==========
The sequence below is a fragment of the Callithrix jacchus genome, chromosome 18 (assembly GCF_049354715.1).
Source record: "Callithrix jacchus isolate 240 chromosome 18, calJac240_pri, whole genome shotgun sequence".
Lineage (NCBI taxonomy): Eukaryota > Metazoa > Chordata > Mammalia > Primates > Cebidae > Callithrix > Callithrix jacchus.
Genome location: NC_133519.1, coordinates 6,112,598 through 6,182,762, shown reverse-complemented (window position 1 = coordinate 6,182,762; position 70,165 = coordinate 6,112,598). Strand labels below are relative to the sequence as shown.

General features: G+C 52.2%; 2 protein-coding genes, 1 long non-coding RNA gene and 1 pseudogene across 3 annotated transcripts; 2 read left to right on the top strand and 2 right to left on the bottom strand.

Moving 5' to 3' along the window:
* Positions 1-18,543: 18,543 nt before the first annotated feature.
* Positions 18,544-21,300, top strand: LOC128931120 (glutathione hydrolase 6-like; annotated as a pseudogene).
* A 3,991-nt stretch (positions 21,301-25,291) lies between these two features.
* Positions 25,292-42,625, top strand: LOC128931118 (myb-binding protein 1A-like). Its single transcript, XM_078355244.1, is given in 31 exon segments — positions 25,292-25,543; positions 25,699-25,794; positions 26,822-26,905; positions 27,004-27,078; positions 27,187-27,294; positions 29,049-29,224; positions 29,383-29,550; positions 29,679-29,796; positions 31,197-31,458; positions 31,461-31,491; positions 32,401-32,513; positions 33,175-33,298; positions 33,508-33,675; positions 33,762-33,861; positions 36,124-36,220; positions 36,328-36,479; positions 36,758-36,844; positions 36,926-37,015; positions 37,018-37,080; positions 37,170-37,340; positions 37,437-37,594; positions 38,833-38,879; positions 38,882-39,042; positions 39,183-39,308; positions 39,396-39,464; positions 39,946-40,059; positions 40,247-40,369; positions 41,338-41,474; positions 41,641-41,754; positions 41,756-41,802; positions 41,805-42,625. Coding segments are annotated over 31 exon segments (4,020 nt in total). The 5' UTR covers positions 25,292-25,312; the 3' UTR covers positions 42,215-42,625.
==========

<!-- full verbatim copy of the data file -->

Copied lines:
The sequence below is a fragment of the Callithrix jacchus genome, chromosome 18 (assembly GCF_049354715.1).
Source record: "Callithrix jacchus isolate 240 chromosome 18, calJac240_pri, whole genome shotgun sequence".
Lineage (NCBI taxonomy): Eukaryota > Metazoa > Chordata > Mammalia > Primates > Cebidae > Callithrix > Callithrix jacchus.
Genome location: NC_133519.1, coordinates 6,112,598 through 6,182,762, shown reverse-complemented (window position 1 = coordinate 6,182,762; position 70,165 = coordinate 6,112,598). Strand labels below are relative to the sequence as shown.

General features: G+C 52.2%; 2 protein-coding genes, 1 long non-coding RNA gene and 1 pseudogene across 3 annotated transcripts; 2 read left to right on the top strand and 2 right to left on the bottom strand.

Moving 5' to 3' along the window:
* Positions 1-18,543: 18,543 nt before the first annotated feature.
* Positions 18,544-21,300, top strand: LOC128931120 (glutathione hydrolase 6-like; annotated as a pseudogene).
* A 3,991-nt stretch (positions 21,301-25,291) lies between these two features.
* Positions 25,292-42,625, top strand: LOC128931118 (myb-binding protein 1A-like). Its single transcript, XM_078355244.1, is given in 31 exon segments — positions 25,292-25,543; positions 25,699-25,794; positions 26,822-26,905; positions 27,004-27,078; positions 27,187-27,294; positions 29,049-29,224; positions 29,383-29,550; positions 29,679-29,796; positions 31,197-31,458; positions 31,461-31,491; positions 32,401-32,513; positions 33,175-33,298; positions 33,508-33,675; positions 33,762-33,861; positions 36,124-36,220; positions 36,328-36,479; positions 36,758-36,844; positions 36,926-37,015; positions 37,018-37,080; positions 37,170-37,340; positions 37,437-37,594; positions 38,833-38,879; positions 38,882-39,042; positions 39,183-39,308; positions 39,396-39,464; positions 39,946-40,059; positions 40,247-40,369; positions 41,338-41,474; positions 41,641-41,754; positions 41,756-41,802; positions 41,805-42,625. Coding segments are annotated over 31 exon segments (4,020 nt in total). The 5' UTR covers positions 25,292-25,312; the 3' UTR covers positions 42,215-42,625.